Chuck Barris, the mastermind behind some of the strangest and most memorable moments in game show and early reality TV history including The Gong Show, The Dating Game and The Newlywed Game, has died at the age of 87. Critics nicknamed Barris “The King of Schlock,” “The Baron of Bad Taste” and “The Ayatollah of Trasherola.”
For The Gong Show, amateurs demonstrated on-stage their so-called talent in front of three celebrity judges. Barris’ original idea had been to create a show that featured fine performers, but looking for talent, he more often than not came across awful acts.
“I came back and said, ‘Let’s change the show, have all bad acts and one or two good ones, and people can make a judgment,’ ” Barris said in a 2010 interview.
Barris was not the original host of The Gong Show, but took over for John Barbour when he didn’t work out. He donned a tuxedo and a floppy hat and introduced the acts. With a focus on awful talent, any of the three judges (a roster that included futire Late Night host David Letterman) could send the bad performers packing by bashing a large gong.
Acts who appeared on The Gong Show included The Unknown Comic (Murray Langston), Paul Reubens (the future Pee-wee Herman) and Gene Gene the Dancing Machine (stagehand Gene Patton).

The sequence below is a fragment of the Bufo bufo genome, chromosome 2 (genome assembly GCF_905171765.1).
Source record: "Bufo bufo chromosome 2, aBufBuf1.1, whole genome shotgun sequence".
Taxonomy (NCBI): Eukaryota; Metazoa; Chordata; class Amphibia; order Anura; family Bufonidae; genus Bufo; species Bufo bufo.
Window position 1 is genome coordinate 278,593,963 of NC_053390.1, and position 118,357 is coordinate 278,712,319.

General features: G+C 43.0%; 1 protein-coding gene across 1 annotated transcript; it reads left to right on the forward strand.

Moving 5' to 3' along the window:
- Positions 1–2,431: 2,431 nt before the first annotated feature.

The Gong Show aired on NBC and in syndication from 1976-80.
Barris first made his mark in game shows when he created The Dating Game in 1965. It was hosted by San Francisco radio personality Jim Lange, and featured a bachelor or bachelorette asking three members of the opposite sex suggestive questions, then choosing one for a date.
The Newlywed Game, produced by Barris and hosted by Bob Eubanks, premiered in 1966. Four couples who had been married for a year or less competed by matching answers to questions about their spouses’ likes and dislikes.
Just like The Dating Game, it too was a hit in primetime, syndication, and would have several rebirths and new editions over the coming decades.
Charles Hirsch Barris was born on June 3, 1929. He was also a songwriter, who wrote the hit “Palisades Park” for Freddy Cannon and the author of the autobiography Confessions of a Dangerous Mind, which was made into the film Confessions of a Dangerous Mind directed by George Clooney.